Plus, no solution in sight to Kazakh forest ranger killings and North Caucasus police crack a baby-selling ring.by S. Adam Cardais and Joshua Boissevain 2 November 2012
On 1 November, Georgian Prime Minister-designate Bidzina Ivanishvili said he seeks a "a clean slate" with Russia, but that the restoration of diplomatic ties hinges on territorial integrity, RIA Novosti reports.
Georgia-Russia relations have been extremely strained since the two countries fought a brief war in August 2008 over the breakaway territory of South Ossetia. Moscow has recognized the independence of both South Ossetia and Georgia’s other separatist region, Abkhazia, and Ivanishvili suggested that diplomatic relations will not resume until Russia closes its diplomatic missions in the territories, RIA Novosti reports.
The billionaire-turned-politician said normalization would be a long-term, "difficult process," RIA Novosti reports. Also on 1 November, he appointed Zurab Abashidze, Georgia's former ambassador to Russia, to a new post as special representative for bilateral relations.
Ivanishvili has pledged to improve ties with Russia since his Georgian Dream coalition won the 1 October parliamentary elections. He also aims to continue the country's path toward European Union and NATO membership.
Georgia's parliament approved a new government led by Ivanishvili 25 October.
Last week, Russian President Vladimir Putin said he hoped to improve ties with Georgia. Georgian Foreign Minister Maya Pandzhikidze, meanwhile, has said diplomatic relations would not resume as long as Russia "occupied" Georgian territory.
Authorities have freed a forest ranger arrested in connection with the murders of 12 people in the Ile-Alatau National Park near Almaty, southeastern Kazakhstan, Radio Free Europe reports.
Alexey Shkilev was arrested in September. Six bodies were found among the ruins of his burned house in August. The same day, another six men and women were found stabbed to death in the park.
A well-known forest ranger was among those killed, as were relatives of Shkilev, who was not at the ranger post at the time of the killing.
In late September, authorities said they were searching for two suspected radical Islamists in connection with the park murder and a July explosion at a house on the outskirts of Almaty that killed seven. Shkilev nevertheless remained in jail.
On 1 November, Shkilev's lawyer said his client had proved his innocence without evidently offering further details, RFE reports. All charges against him have been dropped.
Online pundits and political theorists have speculated that the forest ranger murders and a massacre of Kazakh border guards in May are part of a political plot to destabilize Kazakhstan and undermine public trust in President Nursultan Nazarbaev, with no potential successor to the 72-year-old leader in sight, TOL reported last month.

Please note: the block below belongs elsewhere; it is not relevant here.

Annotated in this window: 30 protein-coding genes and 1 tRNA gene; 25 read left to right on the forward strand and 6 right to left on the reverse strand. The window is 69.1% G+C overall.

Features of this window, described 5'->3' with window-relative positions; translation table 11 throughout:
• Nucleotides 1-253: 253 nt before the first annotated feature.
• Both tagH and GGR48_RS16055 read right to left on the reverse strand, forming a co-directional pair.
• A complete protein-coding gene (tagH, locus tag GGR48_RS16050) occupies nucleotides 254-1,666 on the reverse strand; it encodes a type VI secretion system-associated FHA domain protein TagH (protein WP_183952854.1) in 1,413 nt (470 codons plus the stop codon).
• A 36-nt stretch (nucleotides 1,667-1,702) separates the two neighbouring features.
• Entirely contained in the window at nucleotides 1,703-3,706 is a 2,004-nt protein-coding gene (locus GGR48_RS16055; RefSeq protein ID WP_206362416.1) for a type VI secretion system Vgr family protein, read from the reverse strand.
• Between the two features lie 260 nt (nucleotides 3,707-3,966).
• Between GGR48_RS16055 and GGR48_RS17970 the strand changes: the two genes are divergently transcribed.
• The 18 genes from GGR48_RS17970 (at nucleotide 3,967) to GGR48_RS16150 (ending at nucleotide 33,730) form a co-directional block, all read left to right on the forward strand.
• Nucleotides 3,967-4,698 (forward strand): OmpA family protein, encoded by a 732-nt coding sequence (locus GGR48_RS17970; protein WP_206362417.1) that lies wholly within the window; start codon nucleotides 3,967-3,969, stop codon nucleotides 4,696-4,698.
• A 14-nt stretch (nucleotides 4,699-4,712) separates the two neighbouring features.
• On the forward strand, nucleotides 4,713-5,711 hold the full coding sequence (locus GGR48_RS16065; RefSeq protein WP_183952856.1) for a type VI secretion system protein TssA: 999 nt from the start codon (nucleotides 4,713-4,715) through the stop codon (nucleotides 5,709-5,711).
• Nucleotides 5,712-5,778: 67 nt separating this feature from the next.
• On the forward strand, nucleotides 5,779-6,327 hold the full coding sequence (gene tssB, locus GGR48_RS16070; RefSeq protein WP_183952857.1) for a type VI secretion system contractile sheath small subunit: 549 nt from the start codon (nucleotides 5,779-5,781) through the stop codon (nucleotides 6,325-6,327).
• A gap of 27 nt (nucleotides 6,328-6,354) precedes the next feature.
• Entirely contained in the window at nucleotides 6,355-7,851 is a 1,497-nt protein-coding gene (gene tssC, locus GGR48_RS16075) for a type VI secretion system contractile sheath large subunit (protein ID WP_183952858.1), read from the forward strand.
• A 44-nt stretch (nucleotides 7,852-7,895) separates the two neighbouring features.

Investigators have uncovered a human trafficking network specializing in selling babies in Russia's volatile North Caucasus region, Reuters reports.
On 1 November, the country's powerful Investigative Committee said police had arrested a 62-year-old woman in Chechnya for trying to sell a newborn to an undercover officer for 550,000 rubles ($17,500). The woman reportedly sold a child to an undercover agent earlier this year.
Investigators said they had also arrested a midwife in neighboring Dagestan in connection with the case. Citing Russian media, Reuters reported that the trafficking ring of 12 people includes staff from a hospital in Dagestan.
Russia is a source, destination, and transit country for human trafficking, according to the U.S. Department of State, which again this year placed the country on its list of those whose governments do not fully comply with minimum standards for the prevention of trafficking but which are making “significant efforts” to improve.
An opposition legislator who was ousted from Russia's lower house of parliament over an alleged conflict of interest will not face criminal prosecution, Radio Free Europe reports.
The Prosecutor-General's Office had requested Gudkov's expulsion in early September.
A member of the center-left A Just Russia party and a former intelligence officer, Gudkov told RFE in September the Kremlin had targeted him for criticizing President Vladimir Putin and wanted him purged before an opposition rally planned for 15 September that he helped to organize.
Serbia plans to introduce a new network of courts, Justice Minister Nikola Selakovic announced 31 October, saying that the current system is too small and inefficient and that citizens don’t have equal access, according to Tanjug.
The new network, which start up at the beginning of next year, would effectively double the number of Serbia’s courts from 34 to 65, Balkan Insight reports.
At the announcement, Selakovic said Serbia has one of the lowest numbers of courts relative to population in the region. "Only Macedonia is behind us, with 1.1 courts per 100,000 inhabitants. Serbia has 1.7, Bosnia-Herzegovina 2.9, Montenegro 3.8, whereas Croatia and Slovenia have more than four," Tanjug cited Selakovic as saying.
The new court network would also help Serbia reintegrate the hundreds of judges and public prosecutors who were dismissed during the judicial house-clearing of 2009-2010. In September, Selakovic some 400 prosecutors and judges would be reinstated after the Constitutional Court earlier ruled those firings were unconstitutional.